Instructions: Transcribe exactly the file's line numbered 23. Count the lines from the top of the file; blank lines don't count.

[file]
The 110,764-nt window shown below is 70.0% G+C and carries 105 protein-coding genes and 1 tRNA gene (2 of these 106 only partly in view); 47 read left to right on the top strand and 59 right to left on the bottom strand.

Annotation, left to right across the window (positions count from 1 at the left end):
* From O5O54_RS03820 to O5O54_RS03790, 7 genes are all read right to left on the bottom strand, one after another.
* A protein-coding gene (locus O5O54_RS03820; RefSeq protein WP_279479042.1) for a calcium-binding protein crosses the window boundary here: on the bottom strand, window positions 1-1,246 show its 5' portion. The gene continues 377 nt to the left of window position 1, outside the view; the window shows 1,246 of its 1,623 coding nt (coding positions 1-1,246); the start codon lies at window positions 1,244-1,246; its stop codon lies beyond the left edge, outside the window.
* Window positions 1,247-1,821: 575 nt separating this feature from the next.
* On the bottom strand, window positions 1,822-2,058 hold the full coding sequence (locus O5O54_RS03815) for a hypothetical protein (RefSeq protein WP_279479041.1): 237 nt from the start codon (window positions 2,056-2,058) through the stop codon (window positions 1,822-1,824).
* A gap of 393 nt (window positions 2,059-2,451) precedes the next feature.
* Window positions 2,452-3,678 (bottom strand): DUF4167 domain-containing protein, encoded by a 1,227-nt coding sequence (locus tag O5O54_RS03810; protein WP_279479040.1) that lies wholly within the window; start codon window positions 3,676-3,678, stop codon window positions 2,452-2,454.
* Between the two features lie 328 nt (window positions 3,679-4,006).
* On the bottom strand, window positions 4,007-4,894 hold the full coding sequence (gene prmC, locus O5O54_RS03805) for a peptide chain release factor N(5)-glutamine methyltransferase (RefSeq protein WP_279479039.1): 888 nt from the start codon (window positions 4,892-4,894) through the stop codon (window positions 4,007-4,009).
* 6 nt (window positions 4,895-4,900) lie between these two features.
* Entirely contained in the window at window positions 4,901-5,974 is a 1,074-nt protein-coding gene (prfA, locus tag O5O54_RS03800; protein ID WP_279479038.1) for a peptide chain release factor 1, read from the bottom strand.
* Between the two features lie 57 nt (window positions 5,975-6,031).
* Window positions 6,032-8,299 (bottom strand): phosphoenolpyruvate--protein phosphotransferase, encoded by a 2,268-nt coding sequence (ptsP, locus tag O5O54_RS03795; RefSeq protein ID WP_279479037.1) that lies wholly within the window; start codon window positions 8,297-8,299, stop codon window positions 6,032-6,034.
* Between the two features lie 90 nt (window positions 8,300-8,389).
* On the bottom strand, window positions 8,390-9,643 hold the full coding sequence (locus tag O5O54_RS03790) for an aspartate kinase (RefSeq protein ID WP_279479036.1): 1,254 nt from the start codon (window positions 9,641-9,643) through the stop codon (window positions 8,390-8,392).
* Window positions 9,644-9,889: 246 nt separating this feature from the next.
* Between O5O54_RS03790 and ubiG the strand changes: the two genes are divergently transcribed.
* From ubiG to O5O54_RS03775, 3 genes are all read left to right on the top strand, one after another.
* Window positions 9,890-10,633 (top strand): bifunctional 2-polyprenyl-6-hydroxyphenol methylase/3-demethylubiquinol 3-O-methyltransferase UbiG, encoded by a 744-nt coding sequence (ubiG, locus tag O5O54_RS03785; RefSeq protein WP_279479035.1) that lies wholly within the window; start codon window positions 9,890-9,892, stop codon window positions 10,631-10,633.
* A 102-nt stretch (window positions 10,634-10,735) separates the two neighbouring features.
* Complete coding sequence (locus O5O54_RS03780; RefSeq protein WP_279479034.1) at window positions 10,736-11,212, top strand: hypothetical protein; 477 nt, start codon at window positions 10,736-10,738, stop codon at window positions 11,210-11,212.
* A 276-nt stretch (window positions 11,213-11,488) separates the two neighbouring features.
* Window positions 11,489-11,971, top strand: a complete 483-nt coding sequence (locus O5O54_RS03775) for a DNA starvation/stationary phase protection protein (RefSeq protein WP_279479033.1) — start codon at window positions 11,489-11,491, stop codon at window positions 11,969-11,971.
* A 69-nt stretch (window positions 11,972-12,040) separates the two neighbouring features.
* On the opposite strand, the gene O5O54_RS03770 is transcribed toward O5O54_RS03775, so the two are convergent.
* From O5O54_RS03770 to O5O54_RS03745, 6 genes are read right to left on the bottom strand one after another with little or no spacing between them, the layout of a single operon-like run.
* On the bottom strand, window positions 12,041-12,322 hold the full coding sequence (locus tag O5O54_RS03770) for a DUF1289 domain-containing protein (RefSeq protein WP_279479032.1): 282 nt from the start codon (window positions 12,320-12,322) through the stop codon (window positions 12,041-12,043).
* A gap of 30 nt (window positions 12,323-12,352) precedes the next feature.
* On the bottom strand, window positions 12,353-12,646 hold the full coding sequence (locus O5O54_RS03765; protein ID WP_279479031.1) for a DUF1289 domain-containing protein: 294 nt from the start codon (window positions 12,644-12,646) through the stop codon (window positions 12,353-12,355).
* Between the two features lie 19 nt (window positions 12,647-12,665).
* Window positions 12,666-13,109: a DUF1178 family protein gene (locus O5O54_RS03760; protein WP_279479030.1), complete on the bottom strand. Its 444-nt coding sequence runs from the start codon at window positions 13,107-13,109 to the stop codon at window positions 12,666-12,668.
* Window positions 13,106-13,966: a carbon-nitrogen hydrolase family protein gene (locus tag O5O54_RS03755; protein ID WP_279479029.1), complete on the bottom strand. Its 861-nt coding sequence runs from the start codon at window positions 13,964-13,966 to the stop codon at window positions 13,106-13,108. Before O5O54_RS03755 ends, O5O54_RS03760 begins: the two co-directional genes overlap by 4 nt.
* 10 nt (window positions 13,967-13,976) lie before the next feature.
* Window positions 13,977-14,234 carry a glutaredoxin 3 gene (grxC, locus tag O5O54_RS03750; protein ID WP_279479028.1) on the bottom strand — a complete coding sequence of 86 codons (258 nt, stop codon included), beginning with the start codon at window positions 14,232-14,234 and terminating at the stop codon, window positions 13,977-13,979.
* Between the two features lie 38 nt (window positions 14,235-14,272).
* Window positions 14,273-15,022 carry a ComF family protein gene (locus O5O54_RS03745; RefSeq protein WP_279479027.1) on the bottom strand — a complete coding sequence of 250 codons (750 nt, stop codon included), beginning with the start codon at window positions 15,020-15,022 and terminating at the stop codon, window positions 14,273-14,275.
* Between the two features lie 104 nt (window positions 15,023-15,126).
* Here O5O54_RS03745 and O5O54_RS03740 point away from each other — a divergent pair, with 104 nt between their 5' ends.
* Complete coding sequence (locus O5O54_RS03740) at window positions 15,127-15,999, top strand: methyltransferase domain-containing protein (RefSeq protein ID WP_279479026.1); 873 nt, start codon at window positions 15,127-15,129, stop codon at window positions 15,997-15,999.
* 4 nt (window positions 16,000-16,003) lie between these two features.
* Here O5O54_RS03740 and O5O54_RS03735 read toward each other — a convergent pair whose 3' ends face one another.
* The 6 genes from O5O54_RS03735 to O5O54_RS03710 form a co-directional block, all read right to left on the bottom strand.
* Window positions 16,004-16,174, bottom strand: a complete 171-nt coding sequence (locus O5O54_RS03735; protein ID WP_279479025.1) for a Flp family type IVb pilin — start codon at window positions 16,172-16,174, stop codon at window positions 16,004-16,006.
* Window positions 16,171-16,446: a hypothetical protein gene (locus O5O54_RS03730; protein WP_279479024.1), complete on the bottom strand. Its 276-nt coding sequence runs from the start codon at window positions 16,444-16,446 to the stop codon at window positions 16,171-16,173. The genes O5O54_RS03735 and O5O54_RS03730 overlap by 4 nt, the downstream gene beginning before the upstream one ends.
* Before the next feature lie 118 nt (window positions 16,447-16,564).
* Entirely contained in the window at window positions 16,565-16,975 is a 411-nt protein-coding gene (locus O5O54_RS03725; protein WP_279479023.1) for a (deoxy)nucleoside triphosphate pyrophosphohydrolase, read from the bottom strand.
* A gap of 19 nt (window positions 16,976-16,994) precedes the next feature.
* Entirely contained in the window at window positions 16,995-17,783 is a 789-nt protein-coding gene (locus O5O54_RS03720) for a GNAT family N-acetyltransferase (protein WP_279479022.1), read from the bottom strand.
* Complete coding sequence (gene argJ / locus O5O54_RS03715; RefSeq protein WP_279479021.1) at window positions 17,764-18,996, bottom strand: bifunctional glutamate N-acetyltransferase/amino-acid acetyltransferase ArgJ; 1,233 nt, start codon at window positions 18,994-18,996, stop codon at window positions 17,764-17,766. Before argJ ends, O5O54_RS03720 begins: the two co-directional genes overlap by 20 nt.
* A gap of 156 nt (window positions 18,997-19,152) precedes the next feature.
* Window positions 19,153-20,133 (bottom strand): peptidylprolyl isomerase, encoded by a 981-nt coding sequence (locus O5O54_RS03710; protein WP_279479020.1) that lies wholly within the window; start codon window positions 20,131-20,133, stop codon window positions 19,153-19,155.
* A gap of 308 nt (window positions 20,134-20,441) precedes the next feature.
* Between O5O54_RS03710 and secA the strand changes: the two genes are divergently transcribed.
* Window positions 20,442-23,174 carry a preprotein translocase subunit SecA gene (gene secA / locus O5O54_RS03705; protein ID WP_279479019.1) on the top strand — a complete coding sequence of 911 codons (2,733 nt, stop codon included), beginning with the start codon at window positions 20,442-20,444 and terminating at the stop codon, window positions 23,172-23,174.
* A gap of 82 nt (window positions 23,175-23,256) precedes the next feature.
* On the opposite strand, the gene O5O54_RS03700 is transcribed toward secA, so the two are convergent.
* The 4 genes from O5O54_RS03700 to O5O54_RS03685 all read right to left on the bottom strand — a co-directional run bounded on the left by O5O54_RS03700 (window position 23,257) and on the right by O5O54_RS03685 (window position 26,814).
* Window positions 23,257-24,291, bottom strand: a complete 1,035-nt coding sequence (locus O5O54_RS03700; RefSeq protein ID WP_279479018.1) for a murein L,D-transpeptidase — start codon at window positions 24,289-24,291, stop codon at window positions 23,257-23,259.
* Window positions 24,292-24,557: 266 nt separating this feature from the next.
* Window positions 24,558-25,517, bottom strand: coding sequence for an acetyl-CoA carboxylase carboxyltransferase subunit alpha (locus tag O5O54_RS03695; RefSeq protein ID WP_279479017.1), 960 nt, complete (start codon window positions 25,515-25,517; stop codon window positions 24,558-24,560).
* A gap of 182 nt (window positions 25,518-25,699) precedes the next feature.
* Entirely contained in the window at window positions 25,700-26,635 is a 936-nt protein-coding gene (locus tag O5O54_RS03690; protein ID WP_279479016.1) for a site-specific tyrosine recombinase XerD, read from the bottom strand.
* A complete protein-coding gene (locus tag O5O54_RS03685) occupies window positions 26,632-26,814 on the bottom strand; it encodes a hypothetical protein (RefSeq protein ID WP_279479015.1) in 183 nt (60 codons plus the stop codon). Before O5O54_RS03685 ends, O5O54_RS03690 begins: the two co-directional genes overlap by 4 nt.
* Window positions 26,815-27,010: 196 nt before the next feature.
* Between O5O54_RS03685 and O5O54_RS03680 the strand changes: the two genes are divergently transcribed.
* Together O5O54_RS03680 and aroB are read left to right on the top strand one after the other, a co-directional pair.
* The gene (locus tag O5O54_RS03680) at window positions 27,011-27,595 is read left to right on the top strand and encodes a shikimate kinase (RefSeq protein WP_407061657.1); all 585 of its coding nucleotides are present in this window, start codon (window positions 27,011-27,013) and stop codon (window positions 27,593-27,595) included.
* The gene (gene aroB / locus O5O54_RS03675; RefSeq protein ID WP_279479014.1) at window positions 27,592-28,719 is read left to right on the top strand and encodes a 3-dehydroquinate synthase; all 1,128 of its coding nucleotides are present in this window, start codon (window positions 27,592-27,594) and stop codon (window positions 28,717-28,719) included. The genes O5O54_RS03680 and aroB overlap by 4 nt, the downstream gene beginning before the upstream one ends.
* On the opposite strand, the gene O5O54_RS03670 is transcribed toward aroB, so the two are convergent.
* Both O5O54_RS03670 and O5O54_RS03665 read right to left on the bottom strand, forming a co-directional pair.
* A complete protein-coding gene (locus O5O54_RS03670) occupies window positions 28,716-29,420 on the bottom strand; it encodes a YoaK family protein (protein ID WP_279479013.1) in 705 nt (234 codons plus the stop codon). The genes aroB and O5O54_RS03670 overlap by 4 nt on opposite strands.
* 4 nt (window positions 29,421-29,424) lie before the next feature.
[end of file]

* A 276-nt stretch (window positions 11,213-11,488) separates the two neighbouring features.